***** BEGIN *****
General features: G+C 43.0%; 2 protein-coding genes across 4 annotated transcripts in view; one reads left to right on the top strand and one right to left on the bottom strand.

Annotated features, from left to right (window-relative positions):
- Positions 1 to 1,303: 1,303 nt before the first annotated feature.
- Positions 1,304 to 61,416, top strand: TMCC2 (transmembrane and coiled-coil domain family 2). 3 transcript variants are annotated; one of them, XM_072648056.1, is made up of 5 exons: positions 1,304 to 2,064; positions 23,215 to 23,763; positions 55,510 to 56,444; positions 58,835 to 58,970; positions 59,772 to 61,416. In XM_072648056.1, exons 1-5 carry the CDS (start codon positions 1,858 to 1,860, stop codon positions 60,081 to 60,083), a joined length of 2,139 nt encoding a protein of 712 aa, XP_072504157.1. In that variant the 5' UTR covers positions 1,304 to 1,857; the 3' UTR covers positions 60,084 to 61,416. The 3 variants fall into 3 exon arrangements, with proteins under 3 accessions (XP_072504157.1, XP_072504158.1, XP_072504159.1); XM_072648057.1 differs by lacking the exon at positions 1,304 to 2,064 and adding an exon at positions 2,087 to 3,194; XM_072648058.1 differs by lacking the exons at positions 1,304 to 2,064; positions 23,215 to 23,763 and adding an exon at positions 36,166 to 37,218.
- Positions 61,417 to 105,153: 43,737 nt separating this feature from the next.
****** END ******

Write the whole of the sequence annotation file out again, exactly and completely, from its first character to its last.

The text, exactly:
General features: G+C 43.0%; 2 protein-coding genes across 4 annotated transcripts in view; one reads left to right on the top strand and one right to left on the bottom strand.

Annotated features, from left to right (window-relative positions):
- Positions 1 to 1,303: 1,303 nt before the first annotated feature.
- Positions 1,304 to 61,416, top strand: TMCC2 (transmembrane and coiled-coil domain family 2). 3 transcript variants are annotated; one of them, XM_072648056.1, is made up of 5 exons: positions 1,304 to 2,064; positions 23,215 to 23,763; positions 55,510 to 56,444; positions 58,835 to 58,970; positions 59,772 to 61,416. In XM_072648056.1, exons 1-5 carry the CDS (start codon positions 1,858 to 1,860, stop codon positions 60,081 to 60,083), a joined length of 2,139 nt encoding a protein of 712 aa, XP_072504157.1. In that variant the 5' UTR covers positions 1,304 to 1,857; the 3' UTR covers positions 60,084 to 61,416. The 3 variants fall into 3 exon arrangements, with proteins under 3 accessions (XP_072504157.1, XP_072504158.1, XP_072504159.1); XM_072648057.1 differs by lacking the exon at positions 1,304 to 2,064 and adding an exon at positions 2,087 to 3,194; XM_072648058.1 differs by lacking the exons at positions 1,304 to 2,064; positions 23,215 to 23,763 and adding an exon at positions 36,166 to 37,218.
- Positions 61,417 to 105,153: 43,737 nt separating this feature from the next.